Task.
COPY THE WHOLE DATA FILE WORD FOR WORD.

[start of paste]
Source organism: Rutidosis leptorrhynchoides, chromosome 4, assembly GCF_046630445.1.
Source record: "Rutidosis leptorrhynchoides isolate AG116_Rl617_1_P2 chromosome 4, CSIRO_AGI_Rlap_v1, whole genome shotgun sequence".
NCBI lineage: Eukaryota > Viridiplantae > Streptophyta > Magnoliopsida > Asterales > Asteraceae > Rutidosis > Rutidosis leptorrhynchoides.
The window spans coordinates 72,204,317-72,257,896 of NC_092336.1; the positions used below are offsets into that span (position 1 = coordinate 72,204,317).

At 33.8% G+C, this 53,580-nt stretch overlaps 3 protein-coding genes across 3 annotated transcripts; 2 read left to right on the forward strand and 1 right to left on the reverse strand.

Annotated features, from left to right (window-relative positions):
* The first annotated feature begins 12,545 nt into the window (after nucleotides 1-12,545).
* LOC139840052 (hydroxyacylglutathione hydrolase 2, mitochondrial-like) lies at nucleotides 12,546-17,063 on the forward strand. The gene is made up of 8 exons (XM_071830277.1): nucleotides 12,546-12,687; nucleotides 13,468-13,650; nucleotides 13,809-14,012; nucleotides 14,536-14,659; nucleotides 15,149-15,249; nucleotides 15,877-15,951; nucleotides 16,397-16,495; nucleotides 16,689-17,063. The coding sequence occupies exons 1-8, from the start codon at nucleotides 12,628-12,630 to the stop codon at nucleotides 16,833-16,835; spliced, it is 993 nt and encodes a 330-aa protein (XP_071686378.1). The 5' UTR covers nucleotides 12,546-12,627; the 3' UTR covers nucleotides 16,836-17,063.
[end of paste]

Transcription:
Source organism: Rutidosis leptorrhynchoides, chromosome 4, assembly GCF_046630445.1.
Source record: "Rutidosis leptorrhynchoides isolate AG116_Rl617_1_P2 chromosome 4, CSIRO_AGI_Rlap_v1, whole genome shotgun sequence".
NCBI lineage: Eukaryota > Viridiplantae > Streptophyta > Magnoliopsida > Asterales > Asteraceae > Rutidosis > Rutidosis leptorrhynchoides.
The window spans coordinates 72,204,317-72,257,896 of NC_092336.1; the positions used below are offsets into that span (position 1 = coordinate 72,204,317).

At 33.8% G+C, this 53,580-nt stretch overlaps 3 protein-coding genes across 3 annotated transcripts; 2 read left to right on the forward strand and 1 right to left on the reverse strand.

Annotated features, from left to right (window-relative positions):
* The first annotated feature begins 12,545 nt into the window (after nucleotides 1-12,545).
* LOC139840052 (hydroxyacylglutathione hydrolase 2, mitochondrial-like) lies at nucleotides 12,546-17,063 on the forward strand. The gene is made up of 8 exons (XM_071830277.1): nucleotides 12,546-12,687; nucleotides 13,468-13,650; nucleotides 13,809-14,012; nucleotides 14,536-14,659; nucleotides 15,149-15,249; nucleotides 15,877-15,951; nucleotides 16,397-16,495; nucleotides 16,689-17,063. The coding sequence occupies exons 1-8, from the start codon at nucleotides 12,628-12,630 to the stop codon at nucleotides 16,833-16,835; spliced, it is 993 nt and encodes a 330-aa protein (XP_071686378.1). The 5' UTR covers nucleotides 12,546-12,627; the 3' UTR covers nucleotides 16,836-17,063.